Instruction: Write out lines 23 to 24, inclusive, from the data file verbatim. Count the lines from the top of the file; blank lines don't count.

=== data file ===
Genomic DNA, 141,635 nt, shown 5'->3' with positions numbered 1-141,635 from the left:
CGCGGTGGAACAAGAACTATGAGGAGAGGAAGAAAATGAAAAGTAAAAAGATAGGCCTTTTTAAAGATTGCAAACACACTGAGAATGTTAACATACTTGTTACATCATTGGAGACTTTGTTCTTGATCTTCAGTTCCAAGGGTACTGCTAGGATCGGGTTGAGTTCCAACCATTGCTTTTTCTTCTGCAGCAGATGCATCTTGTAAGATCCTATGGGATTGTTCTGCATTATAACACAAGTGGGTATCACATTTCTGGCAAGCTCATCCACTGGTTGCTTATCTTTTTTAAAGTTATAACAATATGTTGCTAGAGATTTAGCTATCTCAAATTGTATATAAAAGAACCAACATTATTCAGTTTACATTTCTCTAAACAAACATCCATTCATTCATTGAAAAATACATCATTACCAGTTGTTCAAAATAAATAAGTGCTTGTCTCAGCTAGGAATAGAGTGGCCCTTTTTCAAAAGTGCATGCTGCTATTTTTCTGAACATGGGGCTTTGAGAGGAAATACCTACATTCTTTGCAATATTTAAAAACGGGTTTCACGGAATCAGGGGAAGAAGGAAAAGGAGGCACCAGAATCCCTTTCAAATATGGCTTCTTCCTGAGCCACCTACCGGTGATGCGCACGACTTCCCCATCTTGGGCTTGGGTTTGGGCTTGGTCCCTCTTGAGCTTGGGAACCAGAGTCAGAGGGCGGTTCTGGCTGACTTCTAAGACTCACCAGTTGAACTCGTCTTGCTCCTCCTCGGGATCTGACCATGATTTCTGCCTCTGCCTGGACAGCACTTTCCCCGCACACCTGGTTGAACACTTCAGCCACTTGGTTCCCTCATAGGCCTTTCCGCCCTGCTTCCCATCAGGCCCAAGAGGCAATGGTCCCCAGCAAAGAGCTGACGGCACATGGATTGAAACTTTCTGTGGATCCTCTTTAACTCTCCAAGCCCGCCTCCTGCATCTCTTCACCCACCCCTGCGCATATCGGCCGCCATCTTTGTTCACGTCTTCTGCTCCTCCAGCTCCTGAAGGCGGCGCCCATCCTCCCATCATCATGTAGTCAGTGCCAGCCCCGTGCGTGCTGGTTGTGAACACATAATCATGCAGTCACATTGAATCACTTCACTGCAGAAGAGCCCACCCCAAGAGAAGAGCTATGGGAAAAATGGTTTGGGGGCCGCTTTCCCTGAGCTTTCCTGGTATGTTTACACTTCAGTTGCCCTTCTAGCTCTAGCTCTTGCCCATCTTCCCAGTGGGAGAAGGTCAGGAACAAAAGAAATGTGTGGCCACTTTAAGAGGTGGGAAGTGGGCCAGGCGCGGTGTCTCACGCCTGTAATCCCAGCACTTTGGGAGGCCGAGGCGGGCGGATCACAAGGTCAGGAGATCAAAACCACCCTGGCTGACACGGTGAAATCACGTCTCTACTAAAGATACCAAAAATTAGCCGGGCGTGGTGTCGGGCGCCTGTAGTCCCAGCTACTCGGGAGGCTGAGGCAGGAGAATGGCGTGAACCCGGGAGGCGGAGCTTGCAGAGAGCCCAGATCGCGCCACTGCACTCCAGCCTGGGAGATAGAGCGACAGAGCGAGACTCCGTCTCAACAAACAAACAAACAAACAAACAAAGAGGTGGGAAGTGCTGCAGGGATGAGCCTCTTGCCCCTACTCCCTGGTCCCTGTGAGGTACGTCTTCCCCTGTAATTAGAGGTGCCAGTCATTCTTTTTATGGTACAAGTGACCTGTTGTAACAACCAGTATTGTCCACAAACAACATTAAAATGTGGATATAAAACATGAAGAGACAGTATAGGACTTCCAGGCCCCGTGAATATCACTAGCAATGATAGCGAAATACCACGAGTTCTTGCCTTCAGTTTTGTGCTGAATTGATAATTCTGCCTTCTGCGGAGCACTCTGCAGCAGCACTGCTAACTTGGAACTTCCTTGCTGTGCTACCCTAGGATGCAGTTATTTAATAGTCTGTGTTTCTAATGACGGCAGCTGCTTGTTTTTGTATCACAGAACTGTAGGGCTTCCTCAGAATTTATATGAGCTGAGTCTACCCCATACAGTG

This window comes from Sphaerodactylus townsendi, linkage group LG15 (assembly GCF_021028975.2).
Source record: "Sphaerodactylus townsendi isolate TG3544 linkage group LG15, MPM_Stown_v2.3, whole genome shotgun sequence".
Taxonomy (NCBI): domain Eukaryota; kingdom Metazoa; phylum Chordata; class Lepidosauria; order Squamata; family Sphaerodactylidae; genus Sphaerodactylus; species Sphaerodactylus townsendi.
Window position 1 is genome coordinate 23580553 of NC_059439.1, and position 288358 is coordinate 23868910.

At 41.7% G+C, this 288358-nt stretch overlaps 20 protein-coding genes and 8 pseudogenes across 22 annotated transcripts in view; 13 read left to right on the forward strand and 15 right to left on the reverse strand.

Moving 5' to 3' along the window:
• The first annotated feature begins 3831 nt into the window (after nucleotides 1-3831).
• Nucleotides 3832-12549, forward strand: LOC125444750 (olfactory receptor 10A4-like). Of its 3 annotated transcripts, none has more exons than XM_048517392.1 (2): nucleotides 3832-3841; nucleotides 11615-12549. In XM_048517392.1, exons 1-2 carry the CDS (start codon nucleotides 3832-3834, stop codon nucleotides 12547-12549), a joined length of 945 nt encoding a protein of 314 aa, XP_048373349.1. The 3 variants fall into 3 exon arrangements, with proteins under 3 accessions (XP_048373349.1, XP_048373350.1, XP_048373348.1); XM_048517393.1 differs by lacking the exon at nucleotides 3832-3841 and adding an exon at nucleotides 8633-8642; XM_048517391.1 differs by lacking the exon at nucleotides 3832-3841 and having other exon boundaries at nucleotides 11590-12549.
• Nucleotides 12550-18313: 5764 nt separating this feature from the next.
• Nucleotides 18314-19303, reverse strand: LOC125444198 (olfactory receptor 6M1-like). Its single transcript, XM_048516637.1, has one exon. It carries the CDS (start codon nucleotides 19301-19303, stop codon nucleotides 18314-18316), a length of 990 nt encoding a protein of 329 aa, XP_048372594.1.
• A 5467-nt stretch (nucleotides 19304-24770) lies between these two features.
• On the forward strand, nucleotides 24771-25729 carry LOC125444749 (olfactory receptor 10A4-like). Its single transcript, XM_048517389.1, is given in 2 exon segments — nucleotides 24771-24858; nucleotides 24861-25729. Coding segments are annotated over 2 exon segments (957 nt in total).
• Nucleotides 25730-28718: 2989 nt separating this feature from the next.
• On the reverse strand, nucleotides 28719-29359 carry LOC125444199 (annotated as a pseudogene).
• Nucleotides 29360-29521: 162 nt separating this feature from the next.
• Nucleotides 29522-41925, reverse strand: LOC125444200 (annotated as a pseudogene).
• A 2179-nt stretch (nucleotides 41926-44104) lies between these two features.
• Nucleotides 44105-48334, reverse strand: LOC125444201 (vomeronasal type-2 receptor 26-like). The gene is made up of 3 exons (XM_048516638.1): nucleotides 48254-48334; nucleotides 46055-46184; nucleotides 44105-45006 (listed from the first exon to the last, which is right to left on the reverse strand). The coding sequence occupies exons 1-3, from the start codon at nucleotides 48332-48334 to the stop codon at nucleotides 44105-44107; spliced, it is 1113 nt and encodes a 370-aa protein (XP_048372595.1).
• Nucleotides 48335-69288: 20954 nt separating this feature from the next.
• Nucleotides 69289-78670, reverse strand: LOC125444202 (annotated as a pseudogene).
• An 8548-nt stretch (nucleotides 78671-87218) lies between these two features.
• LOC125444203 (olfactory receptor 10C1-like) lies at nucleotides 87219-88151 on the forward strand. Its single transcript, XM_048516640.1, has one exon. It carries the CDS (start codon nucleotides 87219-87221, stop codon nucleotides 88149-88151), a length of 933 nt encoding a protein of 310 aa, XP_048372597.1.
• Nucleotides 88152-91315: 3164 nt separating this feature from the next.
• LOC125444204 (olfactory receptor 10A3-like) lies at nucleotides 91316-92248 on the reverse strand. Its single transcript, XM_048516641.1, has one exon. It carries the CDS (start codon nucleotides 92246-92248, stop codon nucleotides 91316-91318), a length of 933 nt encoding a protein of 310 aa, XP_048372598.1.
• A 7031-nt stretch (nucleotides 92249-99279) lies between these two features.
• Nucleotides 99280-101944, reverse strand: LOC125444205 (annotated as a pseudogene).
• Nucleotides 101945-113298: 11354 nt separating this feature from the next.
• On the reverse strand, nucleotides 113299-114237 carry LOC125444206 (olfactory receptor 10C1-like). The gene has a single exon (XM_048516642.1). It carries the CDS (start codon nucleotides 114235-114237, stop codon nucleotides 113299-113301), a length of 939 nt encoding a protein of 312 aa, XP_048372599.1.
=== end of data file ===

• An 8548-nt stretch (nucleotides 78671-87218) lies between these two features.
• LOC125444203 (olfactory receptor 10C1-like) lies at nucleotides 87219-88151 on the forward strand. Its single transcript, XM_048516640.1, has one exon. It carries the CDS (start codon nucleotides 87219-87221, stop codon nucleotides 88149-88151), a length of 933 nt encoding a protein of 310 aa, XP_048372597.1.